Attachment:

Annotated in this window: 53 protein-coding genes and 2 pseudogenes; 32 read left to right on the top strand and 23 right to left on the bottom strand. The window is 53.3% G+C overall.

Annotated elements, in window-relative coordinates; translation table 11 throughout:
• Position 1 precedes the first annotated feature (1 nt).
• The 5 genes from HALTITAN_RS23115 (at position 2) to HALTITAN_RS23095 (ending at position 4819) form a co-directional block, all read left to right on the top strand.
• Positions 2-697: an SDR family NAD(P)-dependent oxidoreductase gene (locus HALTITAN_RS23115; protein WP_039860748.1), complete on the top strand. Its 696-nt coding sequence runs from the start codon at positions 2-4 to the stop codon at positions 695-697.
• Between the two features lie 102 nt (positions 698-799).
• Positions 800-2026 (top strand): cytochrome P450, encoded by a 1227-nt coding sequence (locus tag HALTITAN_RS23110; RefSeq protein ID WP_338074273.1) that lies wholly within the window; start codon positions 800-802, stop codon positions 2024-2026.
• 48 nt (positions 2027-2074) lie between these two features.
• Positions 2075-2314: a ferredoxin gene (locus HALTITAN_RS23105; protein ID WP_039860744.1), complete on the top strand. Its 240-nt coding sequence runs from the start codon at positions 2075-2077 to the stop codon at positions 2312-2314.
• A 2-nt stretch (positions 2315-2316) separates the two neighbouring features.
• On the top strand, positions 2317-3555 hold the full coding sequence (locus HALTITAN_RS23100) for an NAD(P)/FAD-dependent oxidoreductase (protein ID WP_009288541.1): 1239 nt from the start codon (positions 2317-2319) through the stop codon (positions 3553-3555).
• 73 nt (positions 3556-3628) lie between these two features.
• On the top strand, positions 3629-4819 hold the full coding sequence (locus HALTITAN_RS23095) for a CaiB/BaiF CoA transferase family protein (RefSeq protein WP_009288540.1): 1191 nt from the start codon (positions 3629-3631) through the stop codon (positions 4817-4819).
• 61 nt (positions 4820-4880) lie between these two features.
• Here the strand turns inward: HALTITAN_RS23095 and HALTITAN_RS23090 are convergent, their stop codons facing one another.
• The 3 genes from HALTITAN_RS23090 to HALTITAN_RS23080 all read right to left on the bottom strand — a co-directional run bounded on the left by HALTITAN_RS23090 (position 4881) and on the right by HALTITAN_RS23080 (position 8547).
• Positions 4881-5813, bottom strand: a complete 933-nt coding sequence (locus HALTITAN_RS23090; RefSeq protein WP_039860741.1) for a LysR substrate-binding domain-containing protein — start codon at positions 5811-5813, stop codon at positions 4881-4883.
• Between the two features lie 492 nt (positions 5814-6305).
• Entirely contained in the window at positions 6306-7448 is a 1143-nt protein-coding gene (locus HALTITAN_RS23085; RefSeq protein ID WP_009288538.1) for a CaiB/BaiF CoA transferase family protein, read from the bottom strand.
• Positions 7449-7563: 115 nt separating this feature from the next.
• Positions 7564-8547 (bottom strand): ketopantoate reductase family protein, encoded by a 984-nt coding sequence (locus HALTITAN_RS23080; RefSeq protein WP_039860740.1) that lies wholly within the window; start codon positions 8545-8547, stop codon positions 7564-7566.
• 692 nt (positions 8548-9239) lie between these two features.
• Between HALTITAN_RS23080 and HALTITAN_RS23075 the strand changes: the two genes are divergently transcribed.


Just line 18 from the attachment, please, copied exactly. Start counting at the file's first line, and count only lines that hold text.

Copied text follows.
• Between the two features lie 492 nt (positions 5814-6305).